Study: Wind Power Generation Disappoints

Published June 13, 2011

Because of the intermittent nature of wind power, it cannot serve as a standalone power source and can displace only a minimal amount of conventional power, concludes a new study by energy researcher George S. Taylor.

Infrequent, Unpredictable Power
Taylor, a researcher with Palmetto Energy Research who will be presenting the results of his study at the June 2011 American Nuclear Society’s Annual Meeting, explains in his study that intermittent wind power cannot by itself provide reliable power and must be paired with some form of baseload power generation. Wind turbines provide power less than 30 percent of the time, and the power is unpredictable on a day-by-day and even minute-by-minute basis. As a result, wind farms, no matter how large, can displace only a minor amount of conventional power.

“[U]nlike gas and nuclear, there is no such thing as wind electricity by itself” the study observes (emphasis in the original). “There is only wind combined with some complementary source, which on any large scale has to be coal, gas or storage rather than hydro or nuclear. [Hydro capacity is too limited, while ramping nuclear to balance wind would neither reduce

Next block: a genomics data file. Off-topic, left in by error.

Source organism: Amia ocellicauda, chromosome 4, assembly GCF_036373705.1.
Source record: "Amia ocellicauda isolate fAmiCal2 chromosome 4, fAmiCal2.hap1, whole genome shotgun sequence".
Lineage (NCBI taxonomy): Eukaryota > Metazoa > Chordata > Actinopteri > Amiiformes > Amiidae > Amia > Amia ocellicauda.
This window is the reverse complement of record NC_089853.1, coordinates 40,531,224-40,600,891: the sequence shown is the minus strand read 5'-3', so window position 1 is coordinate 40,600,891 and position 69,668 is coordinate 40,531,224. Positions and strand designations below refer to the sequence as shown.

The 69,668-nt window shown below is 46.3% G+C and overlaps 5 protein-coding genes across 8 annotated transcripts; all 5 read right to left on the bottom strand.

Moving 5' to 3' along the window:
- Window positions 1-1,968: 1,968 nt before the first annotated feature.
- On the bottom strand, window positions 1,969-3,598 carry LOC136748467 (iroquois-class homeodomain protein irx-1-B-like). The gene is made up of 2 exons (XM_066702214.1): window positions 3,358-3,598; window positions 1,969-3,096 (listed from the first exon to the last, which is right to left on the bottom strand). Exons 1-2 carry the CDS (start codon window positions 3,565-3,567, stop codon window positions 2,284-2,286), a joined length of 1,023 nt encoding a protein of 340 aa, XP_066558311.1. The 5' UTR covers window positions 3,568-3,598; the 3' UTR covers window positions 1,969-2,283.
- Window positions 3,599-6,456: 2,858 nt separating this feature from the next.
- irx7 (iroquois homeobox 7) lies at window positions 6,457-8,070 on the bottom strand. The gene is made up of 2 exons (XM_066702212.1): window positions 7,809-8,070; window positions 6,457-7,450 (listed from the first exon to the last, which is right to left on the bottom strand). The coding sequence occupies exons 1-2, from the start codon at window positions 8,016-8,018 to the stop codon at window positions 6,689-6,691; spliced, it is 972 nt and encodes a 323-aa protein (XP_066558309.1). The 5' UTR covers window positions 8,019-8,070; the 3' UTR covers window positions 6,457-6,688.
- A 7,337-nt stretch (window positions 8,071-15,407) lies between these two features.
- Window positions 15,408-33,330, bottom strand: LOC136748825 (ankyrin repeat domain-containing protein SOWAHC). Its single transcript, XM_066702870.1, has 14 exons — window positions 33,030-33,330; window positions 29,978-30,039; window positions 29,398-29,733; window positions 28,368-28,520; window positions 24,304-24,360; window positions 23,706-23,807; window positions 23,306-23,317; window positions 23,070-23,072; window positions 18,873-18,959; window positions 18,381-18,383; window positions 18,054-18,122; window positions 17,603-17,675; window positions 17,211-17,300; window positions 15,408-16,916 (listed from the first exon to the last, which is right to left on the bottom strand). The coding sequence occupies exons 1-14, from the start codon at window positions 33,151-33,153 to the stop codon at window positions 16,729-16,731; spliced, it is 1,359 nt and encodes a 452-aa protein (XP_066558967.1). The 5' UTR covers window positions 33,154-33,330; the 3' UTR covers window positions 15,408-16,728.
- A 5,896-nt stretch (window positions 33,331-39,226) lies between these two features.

any costs nor save any fossil fuel.]”

As a result of the constant ramping up and down of wind power generation, “any fossil-fired complementary source will necessarily operate less efficiently if it is forced to undergo more [transience] and more frequent operation at partial load than if it had operated in a system without wind,” the study explains.

Five Times More Expensive
Using U.S. Energy Information Administration cost data, Taylor showed the cumulative cost of wind power generation (comprised of wind power, backup natural gas power, and the construction of new transmission lines) would be five times as much as an all-gas option.

“Unless deep-drilled geothermal or some other wild card pans out, there are only three major choices for the future of electricity in the United States—coal, gas, and nuclear. Wind is not a fourth choice,” Taylor says. “The most we could ever do with it is replace some of the coal with a combination of 70 percent gas and 30 percent wind, at great expense. And even that wouldn’t save 30 percent of the gas, because the gas plants would run less efficiently while counterbalancing wind’s large and rapid variations.”

“In the absence of energy storage—which no one has proposed because of its own cost and environmental impact—the most wind could ever be in the United States is about 12 percent of all generation. But building that would permanently tie at least 50 percent of all generation to natural gas, while precluding any increases in nuclear, geothermal, or hydro beyond what’s in place today. Is that an outcome that anyone is actually in favor of?” Taylor asked.

Tom Tanton ([email protected]) is principal of T2 & Associates, a California-based energy technology and policy consulting group.